Is God’s Love Conditional?

I don’t typically get upset at church. Uplifted? Edified? Bored? Sure. But it’s rare that something is said in a church meeting that gets me really riled. And yet for the past two weeks, in two separate congregations, the same thought has been expressed (in different words), and it immediately drew a very sharp reaction from me, mainly because it’s so antithetical to everything I believe about religion.

Last Sunday, it was basically the idea that once we have sinned, God never quite loves us the same way He used to. We have permanently changed our relationship to God. This is the same tired analogy of repentance, which likens us each to a fresh, clean board. When we sin, we drive a nail into that board, and when we repent, we remove the nail. But the hole the nail made is forever part of who and what we are now.

I objected (fairly loudly) when this came up in Sunday School last week. Repentance allows us to be forgiven and our sins to be forgotten. I provided scriptural evidence of this. (D&C 58:42 “Behold, he who has repented of his sins, the same is forgiven, and I, the Lord, remember them no more,” for example.) But the person who was arguing against this wouldn’t budge.

Then yesterday, a similar argument was made in the middle of priesthood class. God’s love is conditional, according to this line of thought. He loves us more the more we do the things He has asked us to do. Thus, He loves a righteous person more than He loves a sinner.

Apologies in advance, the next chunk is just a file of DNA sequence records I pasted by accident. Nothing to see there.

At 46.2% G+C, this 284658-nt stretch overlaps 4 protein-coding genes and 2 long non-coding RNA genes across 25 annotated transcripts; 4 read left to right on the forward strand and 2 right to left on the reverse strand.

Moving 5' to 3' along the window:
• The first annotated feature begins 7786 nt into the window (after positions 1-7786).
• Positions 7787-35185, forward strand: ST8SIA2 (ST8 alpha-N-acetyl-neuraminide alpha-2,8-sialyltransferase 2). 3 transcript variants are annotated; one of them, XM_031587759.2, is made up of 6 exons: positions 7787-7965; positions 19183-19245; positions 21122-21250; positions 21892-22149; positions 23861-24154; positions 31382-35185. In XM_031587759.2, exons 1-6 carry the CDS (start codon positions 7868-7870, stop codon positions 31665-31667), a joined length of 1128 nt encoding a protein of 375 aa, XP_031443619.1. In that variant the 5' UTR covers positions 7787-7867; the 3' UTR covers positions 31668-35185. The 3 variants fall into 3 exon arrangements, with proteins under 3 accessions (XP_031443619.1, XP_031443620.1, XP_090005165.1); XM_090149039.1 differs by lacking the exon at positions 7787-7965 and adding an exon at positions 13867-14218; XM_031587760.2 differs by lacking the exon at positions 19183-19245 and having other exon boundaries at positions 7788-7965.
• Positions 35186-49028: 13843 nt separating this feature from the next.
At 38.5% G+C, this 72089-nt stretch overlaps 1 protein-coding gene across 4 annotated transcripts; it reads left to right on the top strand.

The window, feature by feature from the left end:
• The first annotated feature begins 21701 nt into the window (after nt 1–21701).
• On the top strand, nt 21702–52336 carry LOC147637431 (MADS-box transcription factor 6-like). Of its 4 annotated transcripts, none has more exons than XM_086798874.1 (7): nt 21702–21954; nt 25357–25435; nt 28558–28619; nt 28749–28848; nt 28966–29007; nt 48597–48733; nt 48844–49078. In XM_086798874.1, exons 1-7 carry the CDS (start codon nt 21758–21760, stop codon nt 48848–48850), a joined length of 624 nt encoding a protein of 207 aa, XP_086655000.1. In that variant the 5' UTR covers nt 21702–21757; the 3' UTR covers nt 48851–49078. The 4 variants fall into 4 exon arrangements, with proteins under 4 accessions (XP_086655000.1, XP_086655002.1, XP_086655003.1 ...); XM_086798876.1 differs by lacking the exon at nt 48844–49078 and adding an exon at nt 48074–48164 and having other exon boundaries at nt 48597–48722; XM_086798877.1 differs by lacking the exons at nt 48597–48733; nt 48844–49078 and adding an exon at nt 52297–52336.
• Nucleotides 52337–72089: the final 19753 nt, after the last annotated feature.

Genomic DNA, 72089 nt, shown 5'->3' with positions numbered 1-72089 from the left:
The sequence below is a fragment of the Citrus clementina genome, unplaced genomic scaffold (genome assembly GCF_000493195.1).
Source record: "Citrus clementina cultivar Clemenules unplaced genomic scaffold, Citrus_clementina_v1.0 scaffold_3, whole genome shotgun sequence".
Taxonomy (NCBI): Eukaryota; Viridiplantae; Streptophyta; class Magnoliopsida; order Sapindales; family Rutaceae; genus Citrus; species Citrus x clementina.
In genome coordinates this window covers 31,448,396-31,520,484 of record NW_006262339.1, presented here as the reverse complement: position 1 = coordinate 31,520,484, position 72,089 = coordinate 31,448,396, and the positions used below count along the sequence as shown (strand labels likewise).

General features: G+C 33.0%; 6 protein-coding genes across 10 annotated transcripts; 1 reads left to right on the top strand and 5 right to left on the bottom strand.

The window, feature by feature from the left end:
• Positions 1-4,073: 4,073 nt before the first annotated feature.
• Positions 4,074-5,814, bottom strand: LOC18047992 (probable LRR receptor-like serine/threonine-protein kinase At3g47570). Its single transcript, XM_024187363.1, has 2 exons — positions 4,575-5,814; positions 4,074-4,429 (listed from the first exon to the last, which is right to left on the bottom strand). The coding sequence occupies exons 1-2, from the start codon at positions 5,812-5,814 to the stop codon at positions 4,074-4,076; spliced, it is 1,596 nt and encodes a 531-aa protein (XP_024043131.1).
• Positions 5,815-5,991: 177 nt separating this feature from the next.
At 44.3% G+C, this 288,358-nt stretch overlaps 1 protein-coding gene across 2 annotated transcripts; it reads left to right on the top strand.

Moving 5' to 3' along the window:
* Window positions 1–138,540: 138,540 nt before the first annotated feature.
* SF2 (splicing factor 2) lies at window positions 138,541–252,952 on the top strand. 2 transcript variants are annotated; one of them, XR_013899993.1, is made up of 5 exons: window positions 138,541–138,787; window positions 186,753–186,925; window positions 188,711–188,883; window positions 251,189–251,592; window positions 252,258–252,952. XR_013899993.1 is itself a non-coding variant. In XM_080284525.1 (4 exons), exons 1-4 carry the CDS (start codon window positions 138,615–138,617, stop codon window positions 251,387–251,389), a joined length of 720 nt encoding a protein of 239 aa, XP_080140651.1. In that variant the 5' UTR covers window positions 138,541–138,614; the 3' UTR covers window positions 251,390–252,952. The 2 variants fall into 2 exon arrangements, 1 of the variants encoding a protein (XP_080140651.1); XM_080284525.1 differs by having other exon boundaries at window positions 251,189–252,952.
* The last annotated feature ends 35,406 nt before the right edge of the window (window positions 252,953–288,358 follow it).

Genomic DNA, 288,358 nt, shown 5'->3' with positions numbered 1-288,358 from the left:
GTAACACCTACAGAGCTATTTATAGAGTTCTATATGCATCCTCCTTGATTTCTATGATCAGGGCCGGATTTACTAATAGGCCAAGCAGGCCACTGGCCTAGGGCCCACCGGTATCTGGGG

Once again, I disagreed vehemently. This time, I didn’t let the issue drop (until we ran out of time and class was over). God loves all of us unconditionally. We may choose to separate ourselves from that love by our actions and our beliefs, but that love is still there, waiting for us to return to Him and accept it once again.

But the teacher doubled down on his statement. He reiterated: God’s love is conditional, and this is something President David O. McKay was very specific about.

I left the meeting in a fair bit of a huff, and I was certainly going to go do some research to prove that statement wrong. So when I got home, the first thing I did was rush to the internet to do some research. The first statement I came across wasn’t from President McKay. It was from President Nelson, given about fifteen years ago:

While divine love can be called perfect, infinite, enduring, and universal, it cannot correctly be characterized as unconditional. The word does not appear in the scriptures. On the other hand, many verses affirm that the higher levels of love the Father and the Son feel for each of us—and certain divine blessings stemming from that love—are conditional.

Even more recently, Elder Christofferson spoke about God’s love, citing President Nelson’s remarks and continuing,

One of the terms we hear often today is that God’s love is “unconditional.” While in one sense that is true, the descriptor unconditional appears nowhere in scripture. Rather, His love is described in scripture as “great and wonderful love,” “perfect love,” “redeeming love,” and “everlasting love.” These are better terms because the word unconditional can convey mistaken impressions about divine love, such as, God tolerates and excuses anything we do because His love is unconditional, or God makes no demands upon us because His love is unconditional, or all are saved in the heavenly kingdom of God because His love is unconditional.

Those two statements took a fair bit of wind out of my sails, replacing them with confusion. At first glance, it appears I was completely off base. Was the teacher in that priesthood lesson right, after all? Does God play favorites? He loves those who obey him more than those who do not?